Thursday, September 29, 2016

Defense warned to ‘get it together’ in Malheur trial - video

The defense took center court Wednesday in the trial of 7 people accused of taking over the Malheur National Wildlife Refuge, and it didn’t take long for Judge Anna Brown to admonish them. Judge Brown was visibly frustrated with the defense’s unkempt presentation of witness testimony and told them to “get it together” early in the day. Despite nearly constant objections on behalf of the prosecution, defense lawyers managed to present jurors with evidence previously unknown in the case, including testimony that the FBI sent 2 agents to a Mormon church in Burns as part of its investigation into the refuge takeover. FBI agent Ben Jones told the jury he and another agent were asked to go to the area’s Church of Jesus Christ of Latter-day Saints to see if the Bundy brothers or any other known militia members were there. “Neither of us were attempting to hide who we were,” Jones explained, adding that he is a practicing Mormon who was also at the church to worship. Jones also revealed the FBI paid local rancher Andy Dunbar and his son $2,000 each for allowing the agency to use their land for access to the refuge during the standoff. FBI agent Chadd Lapp confirmed government informant Mark McConnell was also paid for his role in the standoff. McConnell drove Ammon Bundy’s car the day he and 7 other occupiers were arrested along Hwy 395. Another FBI agent who said he had numerous phone conversations with Ammon Bundy testified Wednesday. Agent Christopher Luh told the court Bundy showed up at Burns Municipal Airport hoping for a meeting. Luh said he characterized Bundy as “a face-to-face kind of guy.” In a recorded phone call played for the jury, Bundy told Luh things were “great” at the refuge and that he “wanted to get the land back into the right hands.” Bundy also told Luh the refuge was in bad shape when he arrived. He said occupiers were spending most of their time doing maintenance and cleanup work. When asked how he saw the standoff ending, Bundy said he hoped the land would be turned over to the county and used as a local resource center for ranchers. Local ranchers, “should be able to manage those lands as a free people,” Bundy said. “We’re not going to escalate [anything],” Bundy reassured Luh during their conversation. “We’re here to work, here to shake your hand… let you know that I am a good person, not a threat… not going to use violence. That’s never been our style and that’s not what we’re here to do.” “We have a situation here that needs to be resolved and we’re not going to ignore that,” Bundy added. Sheila Warren, an elder with the Confederated Tribes of Siletz, told jurors she went to the refuge on her own accord after hearing conflicting reports on whether occupiers were mishandling Native American artifacts. Warren said the occupiers were friendly and welcoming during her visit. She said she inspected a room full of artifacts that were covered in dust, cobwebs and rodent droppings. This, she said, proved the items hadn’t been touched by the occupiers. Throughout Warren’s testimony, Judge Brown reminded her to only answer questions posed by the defendants. The judge warned Warren could cause a mistrial if she continued to volunteer unasked-for information...more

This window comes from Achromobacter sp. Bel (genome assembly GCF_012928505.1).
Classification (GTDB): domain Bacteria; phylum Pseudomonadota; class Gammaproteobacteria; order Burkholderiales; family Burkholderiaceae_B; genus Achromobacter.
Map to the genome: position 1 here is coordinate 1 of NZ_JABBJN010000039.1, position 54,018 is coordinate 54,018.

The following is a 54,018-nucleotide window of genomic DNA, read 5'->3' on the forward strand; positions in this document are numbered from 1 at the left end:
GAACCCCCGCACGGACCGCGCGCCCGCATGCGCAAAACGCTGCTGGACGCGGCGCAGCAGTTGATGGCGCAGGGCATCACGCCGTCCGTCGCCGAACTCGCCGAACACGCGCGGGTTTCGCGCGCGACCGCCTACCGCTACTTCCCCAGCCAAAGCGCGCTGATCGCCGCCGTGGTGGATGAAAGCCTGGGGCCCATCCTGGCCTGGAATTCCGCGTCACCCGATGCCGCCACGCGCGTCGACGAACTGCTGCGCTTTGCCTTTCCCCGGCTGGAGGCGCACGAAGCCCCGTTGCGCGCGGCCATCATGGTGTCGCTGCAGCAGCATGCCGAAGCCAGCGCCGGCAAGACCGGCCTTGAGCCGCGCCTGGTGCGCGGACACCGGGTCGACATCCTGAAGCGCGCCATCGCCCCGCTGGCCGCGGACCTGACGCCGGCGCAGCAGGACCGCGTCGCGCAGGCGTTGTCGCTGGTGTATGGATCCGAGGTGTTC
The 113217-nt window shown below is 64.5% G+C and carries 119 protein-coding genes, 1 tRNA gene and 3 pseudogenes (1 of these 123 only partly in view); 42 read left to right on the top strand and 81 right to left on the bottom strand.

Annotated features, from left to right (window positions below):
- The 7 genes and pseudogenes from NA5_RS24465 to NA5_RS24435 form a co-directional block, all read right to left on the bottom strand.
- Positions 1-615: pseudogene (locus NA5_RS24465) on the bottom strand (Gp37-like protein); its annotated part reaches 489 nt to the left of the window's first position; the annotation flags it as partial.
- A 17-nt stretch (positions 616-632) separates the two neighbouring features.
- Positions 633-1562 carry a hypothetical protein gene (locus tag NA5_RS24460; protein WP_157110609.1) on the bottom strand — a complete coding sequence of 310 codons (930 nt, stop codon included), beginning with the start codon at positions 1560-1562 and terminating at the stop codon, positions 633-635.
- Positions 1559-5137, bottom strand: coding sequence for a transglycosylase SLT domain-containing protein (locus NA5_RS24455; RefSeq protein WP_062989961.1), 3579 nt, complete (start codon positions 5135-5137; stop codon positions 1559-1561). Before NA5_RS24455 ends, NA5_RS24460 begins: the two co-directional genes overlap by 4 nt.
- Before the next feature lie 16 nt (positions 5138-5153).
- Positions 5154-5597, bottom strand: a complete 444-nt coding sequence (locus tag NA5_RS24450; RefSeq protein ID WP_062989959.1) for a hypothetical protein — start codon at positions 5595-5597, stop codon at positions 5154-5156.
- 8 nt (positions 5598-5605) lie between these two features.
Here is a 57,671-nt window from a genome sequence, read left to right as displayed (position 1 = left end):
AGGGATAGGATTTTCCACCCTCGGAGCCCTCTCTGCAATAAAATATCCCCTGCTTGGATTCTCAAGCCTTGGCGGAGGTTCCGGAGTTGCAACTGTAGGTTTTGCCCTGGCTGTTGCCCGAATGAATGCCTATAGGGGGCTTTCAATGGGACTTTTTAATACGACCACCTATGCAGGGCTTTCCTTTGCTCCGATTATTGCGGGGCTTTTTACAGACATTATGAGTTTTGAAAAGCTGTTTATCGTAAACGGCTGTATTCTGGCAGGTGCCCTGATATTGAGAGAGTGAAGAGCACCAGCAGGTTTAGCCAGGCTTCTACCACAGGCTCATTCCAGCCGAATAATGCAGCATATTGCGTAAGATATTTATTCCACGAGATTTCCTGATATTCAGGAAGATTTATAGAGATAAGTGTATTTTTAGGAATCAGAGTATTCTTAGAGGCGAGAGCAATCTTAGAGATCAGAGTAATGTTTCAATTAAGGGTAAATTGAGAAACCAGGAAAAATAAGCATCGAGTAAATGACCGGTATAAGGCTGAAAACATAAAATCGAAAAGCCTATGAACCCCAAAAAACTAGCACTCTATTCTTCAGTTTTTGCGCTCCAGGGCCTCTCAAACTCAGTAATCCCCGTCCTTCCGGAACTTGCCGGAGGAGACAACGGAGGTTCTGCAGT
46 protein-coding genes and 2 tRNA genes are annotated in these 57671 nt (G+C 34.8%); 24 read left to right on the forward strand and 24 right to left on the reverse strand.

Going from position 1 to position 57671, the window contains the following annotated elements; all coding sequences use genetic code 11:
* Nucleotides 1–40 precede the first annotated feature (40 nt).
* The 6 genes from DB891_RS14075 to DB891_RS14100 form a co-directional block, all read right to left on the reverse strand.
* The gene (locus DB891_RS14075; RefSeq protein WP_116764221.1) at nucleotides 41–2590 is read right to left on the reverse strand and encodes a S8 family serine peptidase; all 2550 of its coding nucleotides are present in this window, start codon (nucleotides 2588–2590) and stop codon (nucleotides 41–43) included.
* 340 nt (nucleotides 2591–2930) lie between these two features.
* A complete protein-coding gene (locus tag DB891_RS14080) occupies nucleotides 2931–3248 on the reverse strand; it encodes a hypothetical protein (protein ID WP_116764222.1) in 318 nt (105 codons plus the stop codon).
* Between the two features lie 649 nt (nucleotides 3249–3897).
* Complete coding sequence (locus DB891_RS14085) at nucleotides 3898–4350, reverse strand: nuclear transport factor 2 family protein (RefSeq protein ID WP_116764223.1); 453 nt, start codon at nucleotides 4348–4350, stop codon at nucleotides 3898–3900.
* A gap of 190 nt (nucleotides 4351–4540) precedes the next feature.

Further reading:  

FBI sent two agents into Mormon church in Burns as part of refuge takeover investigation

Oregon standoff trial: Wednesday highlights, and what's next

Here is the KOIN video report:

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